If you are reading this, you are in a little 24-hour-period we call “today.” I know, today is not as glorious as yesterday, or last year, or whenever you were the popularity king/queen in school. Today also is not as promising as tomorrow, or next week, or whenever you will “arrive” in life by getting that dream job, marrying that perfect person, or finally making enough money to get beyond the hand-to-mouth existence that you are currently stuck in. But let’s talk about today, because today is all we have, and we may not have even that.
Every day I encounter someone who seems intent on alternating between nostalgia for the past and expectancy for the future. That someone is me. Yet I rarely travel this path alone. Together with family, friends, and coworkers, I reminisce about good times gone by and laugh over stories of that “most embarrassing moment.” From there, we pivot seamlessly to our weekend plans to career goals to retirement options. Oh sure, sometimes today gets special attention because of some momentous event like a job interview, marriage, or a birth of a child. Of course, the many life activities that fill up our todays—work projects, homework, meals—all receive their due attention in the moment. Yet rarely does the eternal significance of today sink in and change our hearts and our conduct. This is a mistake, and potentially one with tragic and eternally significant consequences.
There are two important things to remember about this little 24-hour period that we are living in: (1) A person’s life is the sum of his or her todays, and (2) there is no guarantee that tomorrow will become today for any of us. Hebrews 3:13 touches on both of these facts when it tells Christians to “exhort one another every day, as long as it is called ‘today,’ that none of [us] may be hardened by the deceitfulness of sin.” The hardening effect of sin occurs when we permit its leavening influence to remain in our lives by our day-to-day toleration of the same. Today, if we do not root out sin through confession, repentance, and gospel exhortation, we leave ourselves exposed to its corrosive deceptiveness.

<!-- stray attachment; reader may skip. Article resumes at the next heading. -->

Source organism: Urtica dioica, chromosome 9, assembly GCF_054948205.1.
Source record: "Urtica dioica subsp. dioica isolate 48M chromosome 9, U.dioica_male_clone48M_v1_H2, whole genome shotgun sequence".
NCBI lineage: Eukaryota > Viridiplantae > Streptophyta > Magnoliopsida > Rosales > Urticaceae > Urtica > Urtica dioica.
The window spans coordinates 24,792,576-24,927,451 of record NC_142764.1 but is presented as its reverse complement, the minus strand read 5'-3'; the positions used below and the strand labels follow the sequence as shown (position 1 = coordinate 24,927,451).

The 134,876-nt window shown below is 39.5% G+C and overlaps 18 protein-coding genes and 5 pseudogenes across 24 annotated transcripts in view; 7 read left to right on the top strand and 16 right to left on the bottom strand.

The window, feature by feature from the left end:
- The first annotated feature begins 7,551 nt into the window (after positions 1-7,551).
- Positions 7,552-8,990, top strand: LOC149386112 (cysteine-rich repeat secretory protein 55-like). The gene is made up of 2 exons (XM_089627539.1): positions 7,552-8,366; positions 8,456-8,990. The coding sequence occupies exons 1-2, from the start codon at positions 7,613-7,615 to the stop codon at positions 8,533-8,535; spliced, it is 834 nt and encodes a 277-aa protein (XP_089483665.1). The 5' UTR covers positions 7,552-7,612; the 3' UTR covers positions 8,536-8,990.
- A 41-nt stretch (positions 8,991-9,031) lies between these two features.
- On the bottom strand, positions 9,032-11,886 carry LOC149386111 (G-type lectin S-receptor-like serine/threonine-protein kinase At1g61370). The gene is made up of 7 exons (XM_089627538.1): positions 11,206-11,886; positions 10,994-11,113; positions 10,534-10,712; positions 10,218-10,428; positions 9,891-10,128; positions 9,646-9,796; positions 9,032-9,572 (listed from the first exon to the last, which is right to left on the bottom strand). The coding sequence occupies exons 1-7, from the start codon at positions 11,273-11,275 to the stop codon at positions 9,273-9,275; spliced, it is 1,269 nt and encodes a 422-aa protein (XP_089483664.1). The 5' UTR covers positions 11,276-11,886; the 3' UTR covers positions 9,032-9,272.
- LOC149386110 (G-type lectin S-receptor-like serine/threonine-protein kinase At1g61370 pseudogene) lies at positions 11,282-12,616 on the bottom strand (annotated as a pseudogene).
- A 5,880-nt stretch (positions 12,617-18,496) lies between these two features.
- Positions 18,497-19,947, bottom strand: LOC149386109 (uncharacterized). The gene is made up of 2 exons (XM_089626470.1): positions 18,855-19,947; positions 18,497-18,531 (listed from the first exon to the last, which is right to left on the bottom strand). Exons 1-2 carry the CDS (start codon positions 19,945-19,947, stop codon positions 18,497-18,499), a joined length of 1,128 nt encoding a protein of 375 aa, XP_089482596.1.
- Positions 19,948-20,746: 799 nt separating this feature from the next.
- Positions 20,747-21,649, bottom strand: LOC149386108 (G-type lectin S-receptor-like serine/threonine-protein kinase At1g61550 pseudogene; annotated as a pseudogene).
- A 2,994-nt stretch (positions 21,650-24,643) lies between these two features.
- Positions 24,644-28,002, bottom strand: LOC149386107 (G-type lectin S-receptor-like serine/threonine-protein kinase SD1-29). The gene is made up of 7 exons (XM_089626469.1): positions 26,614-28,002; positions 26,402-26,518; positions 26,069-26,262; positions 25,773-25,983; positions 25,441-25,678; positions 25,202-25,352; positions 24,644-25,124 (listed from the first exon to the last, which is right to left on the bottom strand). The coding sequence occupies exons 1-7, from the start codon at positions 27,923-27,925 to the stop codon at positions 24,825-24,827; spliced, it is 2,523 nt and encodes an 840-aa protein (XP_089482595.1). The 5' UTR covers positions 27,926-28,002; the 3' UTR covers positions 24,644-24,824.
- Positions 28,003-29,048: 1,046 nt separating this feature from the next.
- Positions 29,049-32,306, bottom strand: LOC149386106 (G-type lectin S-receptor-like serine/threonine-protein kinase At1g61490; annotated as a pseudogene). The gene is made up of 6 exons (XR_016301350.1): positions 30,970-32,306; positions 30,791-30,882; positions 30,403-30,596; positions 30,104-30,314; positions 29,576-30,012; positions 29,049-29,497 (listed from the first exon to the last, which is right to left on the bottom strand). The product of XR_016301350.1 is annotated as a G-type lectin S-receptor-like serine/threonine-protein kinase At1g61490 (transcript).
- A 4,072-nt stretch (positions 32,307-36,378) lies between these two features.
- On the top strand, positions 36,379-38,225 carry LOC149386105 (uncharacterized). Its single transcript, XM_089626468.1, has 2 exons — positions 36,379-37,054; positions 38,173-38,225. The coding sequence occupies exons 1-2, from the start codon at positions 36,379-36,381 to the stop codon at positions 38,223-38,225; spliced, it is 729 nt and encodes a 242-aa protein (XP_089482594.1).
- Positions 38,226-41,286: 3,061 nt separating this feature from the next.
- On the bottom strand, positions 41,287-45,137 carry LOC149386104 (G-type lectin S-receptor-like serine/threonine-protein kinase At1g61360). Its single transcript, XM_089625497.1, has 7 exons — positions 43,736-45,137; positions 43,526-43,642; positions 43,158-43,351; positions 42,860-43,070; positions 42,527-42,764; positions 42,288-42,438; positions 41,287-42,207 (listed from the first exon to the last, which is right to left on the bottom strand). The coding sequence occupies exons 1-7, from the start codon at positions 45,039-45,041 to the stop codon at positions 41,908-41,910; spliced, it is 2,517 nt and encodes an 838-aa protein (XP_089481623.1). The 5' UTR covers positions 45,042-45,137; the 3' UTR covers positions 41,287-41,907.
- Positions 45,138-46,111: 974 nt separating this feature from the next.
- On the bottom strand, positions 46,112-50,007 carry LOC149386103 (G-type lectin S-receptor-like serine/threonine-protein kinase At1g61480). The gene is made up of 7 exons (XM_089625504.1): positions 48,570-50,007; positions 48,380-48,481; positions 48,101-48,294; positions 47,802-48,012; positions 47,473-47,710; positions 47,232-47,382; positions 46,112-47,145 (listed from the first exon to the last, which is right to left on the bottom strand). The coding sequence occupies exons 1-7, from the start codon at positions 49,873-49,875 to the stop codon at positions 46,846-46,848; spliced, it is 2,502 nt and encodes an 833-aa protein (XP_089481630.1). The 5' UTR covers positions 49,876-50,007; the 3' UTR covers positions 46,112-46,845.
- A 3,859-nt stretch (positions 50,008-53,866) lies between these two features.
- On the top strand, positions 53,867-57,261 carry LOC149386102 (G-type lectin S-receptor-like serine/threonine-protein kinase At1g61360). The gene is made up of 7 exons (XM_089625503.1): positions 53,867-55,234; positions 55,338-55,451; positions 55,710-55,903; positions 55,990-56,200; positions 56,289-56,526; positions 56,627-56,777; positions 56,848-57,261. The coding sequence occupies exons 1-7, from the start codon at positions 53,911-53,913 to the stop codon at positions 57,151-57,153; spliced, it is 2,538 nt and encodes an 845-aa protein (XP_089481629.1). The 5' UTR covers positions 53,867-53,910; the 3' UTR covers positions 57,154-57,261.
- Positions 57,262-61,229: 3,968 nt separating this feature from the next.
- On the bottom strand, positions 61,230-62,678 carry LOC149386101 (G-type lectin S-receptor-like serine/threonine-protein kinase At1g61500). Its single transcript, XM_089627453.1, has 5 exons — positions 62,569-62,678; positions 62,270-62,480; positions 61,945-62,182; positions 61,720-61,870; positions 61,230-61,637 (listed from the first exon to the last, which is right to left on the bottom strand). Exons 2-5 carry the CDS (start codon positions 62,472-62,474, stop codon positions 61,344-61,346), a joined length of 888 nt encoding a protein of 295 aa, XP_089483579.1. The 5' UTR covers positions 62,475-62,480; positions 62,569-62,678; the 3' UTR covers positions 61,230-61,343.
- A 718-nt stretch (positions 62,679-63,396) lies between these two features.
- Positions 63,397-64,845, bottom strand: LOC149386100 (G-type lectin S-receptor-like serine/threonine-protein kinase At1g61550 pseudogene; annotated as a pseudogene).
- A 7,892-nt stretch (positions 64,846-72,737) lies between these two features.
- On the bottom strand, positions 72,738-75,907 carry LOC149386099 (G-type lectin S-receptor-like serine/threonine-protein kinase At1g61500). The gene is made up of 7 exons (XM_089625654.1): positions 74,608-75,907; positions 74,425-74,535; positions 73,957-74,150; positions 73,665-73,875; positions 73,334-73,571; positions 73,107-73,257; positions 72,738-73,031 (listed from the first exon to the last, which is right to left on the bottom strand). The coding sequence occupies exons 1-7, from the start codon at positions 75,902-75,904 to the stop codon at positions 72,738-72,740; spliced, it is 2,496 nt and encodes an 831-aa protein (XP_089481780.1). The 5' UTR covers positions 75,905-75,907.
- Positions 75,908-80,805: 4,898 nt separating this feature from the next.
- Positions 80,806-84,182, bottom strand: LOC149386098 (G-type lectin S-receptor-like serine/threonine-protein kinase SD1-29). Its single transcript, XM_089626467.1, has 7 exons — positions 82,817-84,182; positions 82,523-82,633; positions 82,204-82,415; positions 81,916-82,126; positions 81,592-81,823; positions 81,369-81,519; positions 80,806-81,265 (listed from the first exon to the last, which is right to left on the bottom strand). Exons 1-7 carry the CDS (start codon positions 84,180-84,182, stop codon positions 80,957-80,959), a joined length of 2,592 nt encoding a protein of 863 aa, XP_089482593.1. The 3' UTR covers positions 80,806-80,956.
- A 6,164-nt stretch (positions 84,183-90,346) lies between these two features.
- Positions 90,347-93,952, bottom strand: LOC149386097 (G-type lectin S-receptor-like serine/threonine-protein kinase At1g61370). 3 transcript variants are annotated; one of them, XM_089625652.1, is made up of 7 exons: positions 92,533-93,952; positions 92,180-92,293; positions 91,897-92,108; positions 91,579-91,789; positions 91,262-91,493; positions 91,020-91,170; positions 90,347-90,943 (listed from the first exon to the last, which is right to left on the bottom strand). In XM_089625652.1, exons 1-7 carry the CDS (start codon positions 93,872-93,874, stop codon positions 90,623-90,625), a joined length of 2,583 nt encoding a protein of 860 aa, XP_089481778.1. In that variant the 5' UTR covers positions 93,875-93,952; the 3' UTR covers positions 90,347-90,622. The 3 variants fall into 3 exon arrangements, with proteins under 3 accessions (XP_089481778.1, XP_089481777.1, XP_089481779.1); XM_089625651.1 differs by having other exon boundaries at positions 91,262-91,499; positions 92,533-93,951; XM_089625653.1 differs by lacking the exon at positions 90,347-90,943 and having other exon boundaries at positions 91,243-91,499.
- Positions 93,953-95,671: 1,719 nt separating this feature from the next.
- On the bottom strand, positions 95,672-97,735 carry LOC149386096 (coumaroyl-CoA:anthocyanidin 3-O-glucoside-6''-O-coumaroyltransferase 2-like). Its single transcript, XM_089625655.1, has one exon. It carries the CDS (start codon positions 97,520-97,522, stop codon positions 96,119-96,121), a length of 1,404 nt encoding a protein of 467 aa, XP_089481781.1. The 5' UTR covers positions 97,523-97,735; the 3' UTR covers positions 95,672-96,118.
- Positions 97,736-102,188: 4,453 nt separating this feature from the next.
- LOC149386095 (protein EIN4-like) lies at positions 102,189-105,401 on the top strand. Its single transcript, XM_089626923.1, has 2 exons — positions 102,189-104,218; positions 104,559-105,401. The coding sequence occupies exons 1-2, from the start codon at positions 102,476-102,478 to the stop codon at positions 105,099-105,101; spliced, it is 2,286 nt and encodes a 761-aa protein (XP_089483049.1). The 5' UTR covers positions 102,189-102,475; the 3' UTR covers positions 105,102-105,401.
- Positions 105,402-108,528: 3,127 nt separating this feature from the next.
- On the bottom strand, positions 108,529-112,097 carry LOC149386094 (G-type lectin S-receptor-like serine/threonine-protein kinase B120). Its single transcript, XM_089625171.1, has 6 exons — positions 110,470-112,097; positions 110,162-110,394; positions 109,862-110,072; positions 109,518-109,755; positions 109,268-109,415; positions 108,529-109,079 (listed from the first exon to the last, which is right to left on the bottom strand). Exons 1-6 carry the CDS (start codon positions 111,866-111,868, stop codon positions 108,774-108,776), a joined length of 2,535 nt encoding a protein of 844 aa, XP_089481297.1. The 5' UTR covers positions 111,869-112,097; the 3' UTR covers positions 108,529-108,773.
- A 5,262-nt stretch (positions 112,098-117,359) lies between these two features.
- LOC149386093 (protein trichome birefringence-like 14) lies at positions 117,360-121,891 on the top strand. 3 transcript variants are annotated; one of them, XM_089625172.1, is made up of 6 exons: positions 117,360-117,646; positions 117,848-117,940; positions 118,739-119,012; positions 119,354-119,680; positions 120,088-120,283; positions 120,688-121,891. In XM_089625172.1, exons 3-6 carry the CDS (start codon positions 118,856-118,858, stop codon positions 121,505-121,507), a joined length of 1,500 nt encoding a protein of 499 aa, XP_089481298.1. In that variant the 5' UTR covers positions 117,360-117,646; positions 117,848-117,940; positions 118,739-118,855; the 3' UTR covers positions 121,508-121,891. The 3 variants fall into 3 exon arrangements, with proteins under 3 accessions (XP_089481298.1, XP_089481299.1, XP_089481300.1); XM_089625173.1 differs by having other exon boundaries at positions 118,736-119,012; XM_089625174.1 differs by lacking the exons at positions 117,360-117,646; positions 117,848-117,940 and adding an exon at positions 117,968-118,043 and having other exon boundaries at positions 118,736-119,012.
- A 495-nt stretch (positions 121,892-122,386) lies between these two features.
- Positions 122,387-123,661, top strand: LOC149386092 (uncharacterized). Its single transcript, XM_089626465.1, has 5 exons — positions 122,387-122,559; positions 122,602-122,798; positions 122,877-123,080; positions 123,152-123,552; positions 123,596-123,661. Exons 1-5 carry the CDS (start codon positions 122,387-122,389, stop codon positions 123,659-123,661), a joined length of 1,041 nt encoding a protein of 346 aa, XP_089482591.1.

Sin is not just a mistake in our past or a dark cloud on the horizon of our future. The reason that Christians are called to exhort one another “every day” is because sin is daily crouching at the door of our hearts. Sin’s presence in the believer’s life is a sad reality (I John 1:8), and it must be recognized and dealt with as the serious soul-danger that it is. The porn viewer becomes an addict by failing to address today the strengthening chains of lust. The foodie becomes a glutton because tomorrow is when the idolatry of food will be addressed. The busybody becomes a gossip because the days of sharing “one more juicy little story” stack up until character is formed, integrity is lost, and sinful hardness settles into the soul. But no worries; tomorrow is wide open for repentance . . . right?
The writer of Hebrews calls for confrontation of sin “while it is called ‘today.’” Not tomorrow, not next week, but now. Why? Is it because you might die in a car wreck later today as evangelists like to portend? Perhaps. After all, none of us knows what a day will bring forth (Prov. 27:1). The Scripture also speaks of Christ’s return coming with unexpected suddenness, “like a thief in the night” (I Thess. 5:2). Yet for the writer of Hebrews, the threat in Chapter 3 seems to be not so much the loss of life or Christ’s return, but rather sin’s deceptive hardening of the heart to the point that repentance becomes effectively impossible. Here is Hebrews 3:13 in its surrounding context:
12 Take care, brothers and sisters, lest there be in any of you an evil, unbelieving heart, leading you to fall away from the living God. 13 But exhort one another every day, as long as it is called “today,” that none of you may be hardened by the deceitfulness of sin. 14 For we have come to share in Christ, if indeed we hold our original confidence firm to the end.
As believers, we should not smugly presume that WE would never fall away from our profession of faith or forsake our original confidence in Christ. Jesus’s Parable of the Sower should shatter any illusion that a promising start ensures a race run well to the end. In the Scripture, we indeed read of God’s sovereign, unconditional grace in salvation and of his preservation of believers until the Day of Jesus Christ (Phil. 1:6). But we also read words of woe and warning to those who would live in unchecked sin (I Cor. 6:9-10), and each one of us is called to take an active role in putting to death the sin that would have mastery over us (Col. 3:5).
If we believe that we can thoughtlessly entertain sin before repenting at our leisure, then we grossly overestimate our hearts’ own willingness and ability to turn from sin. Such presumption also ignores the gracious and necessary prompting of the Holy Spirit that calls us back to repentance. For this reason, the writer of Hebrews urges each of us as believers to exhort and be exhorted in the gospel today, while the Spirit still calls to us, so that sin does not take us to the perilous point of no return. If perhaps you are struggling with sin, be encouraged by the struggle. Your striving against sin is a testament to your pursuit of the truth. Be encouraged and be exhorted to press on in Christ’s power in this struggle. Find that brother or sister in whom you can confide, recognizing that it is through fellow believers’ exhortation that all of us are encouraged to carry on in the fight against the deceitfulness of our own besetting sin.